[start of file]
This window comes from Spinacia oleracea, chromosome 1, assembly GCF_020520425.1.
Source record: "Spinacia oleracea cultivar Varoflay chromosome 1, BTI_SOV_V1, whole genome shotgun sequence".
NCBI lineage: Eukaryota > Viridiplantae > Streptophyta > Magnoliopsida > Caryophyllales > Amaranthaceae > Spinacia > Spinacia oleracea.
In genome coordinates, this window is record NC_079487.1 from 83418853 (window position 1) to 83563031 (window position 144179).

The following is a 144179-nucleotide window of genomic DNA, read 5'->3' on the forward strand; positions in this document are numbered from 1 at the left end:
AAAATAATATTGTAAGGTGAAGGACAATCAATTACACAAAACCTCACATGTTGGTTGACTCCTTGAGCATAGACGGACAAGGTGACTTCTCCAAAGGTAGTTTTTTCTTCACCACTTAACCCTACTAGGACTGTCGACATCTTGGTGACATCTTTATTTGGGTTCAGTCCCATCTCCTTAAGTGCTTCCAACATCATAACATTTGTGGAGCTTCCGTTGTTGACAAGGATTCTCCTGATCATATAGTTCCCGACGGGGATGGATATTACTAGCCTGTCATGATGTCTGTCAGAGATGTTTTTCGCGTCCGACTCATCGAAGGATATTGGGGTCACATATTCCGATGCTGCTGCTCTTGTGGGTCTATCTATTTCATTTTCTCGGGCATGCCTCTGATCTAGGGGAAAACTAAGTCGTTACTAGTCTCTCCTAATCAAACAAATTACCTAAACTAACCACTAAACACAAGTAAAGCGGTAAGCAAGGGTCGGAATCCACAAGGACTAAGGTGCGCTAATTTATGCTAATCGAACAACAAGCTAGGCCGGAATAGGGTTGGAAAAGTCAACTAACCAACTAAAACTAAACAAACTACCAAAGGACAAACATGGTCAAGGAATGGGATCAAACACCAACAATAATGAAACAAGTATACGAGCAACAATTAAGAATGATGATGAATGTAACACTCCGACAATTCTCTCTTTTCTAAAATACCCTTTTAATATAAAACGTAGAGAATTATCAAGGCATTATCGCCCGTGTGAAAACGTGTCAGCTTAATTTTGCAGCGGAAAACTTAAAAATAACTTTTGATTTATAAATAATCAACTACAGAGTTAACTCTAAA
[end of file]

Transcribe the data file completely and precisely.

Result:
This window comes from Spinacia oleracea, chromosome 1, assembly GCF_020520425.1.
Source record: "Spinacia oleracea cultivar Varoflay chromosome 1, BTI_SOV_V1, whole genome shotgun sequence".
NCBI lineage: Eukaryota > Viridiplantae > Streptophyta > Magnoliopsida > Caryophyllales > Amaranthaceae > Spinacia > Spinacia oleracea.
In genome coordinates, this window is record NC_079487.1 from 83418853 (window position 1) to 83563031 (window position 144179).

The following is a 144179-nucleotide window of genomic DNA, read 5'->3' on the forward strand; positions in this document are numbered from 1 at the left end:
AAAATAATATTGTAAGGTGAAGGACAATCAATTACACAAAACCTCACATGTTGGTTGACTCCTTGAGCATAGACGGACAAGGTGACTTCTCCAAAGGTAGTTTTTTCTTCACCACTTAACCCTACTAGGACTGTCGACATCTTGGTGACATCTTTATTTGGGTTCAGTCCCATCTCCTTAAGTGCTTCCAACATCATAACATTTGTGGAGCTTCCGTTGTTGACAAGGATTCTCCTGATCATATAGTTCCCGACGGGGATGGATATTACTAGCCTGTCATGATGTCTGTCAGAGATGTTTTTCGCGTCCGACTCATCGAAGGATATTGGGGTCACATATTCCGATGCTGCTGCTCTTGTGGGTCTATCTATTTCATTTTCTCGGGCATGCCTCTGATCTAGGGGAAAACTAAGTCGTTACTAGTCTCTCCTAATCAAACAAATTACCTAAACTAACCACTAAACACAAGTAAAGCGGTAAGCAAGGGTCGGAATCCACAAGGACTAAGGTGCGCTAATTTATGCTAATCGAACAACAAGCTAGGCCGGAATAGGGTTGGAAAAGTCAACTAACCAACTAAAACTAAACAAACTACCAAAGGACAAACATGGTCAAGGAATGGGATCAAACACCAACAATAATGAAACAAGTATACGAGCAACAATTAAGAATGATGATGAATGTAACACTCCGACAATTCTCTCTTTTCTAAAATACCCTTTTAATATAAAACGTAGAGAATTATCAAGGCATTATCGCCCGTGTGAAAACGTGTCAGCTTAATTTTGCAGCGGAAAACTTAAAAATAACTTTTGATTTATAAATAATCAACTACAGAGTTAACTCTAAA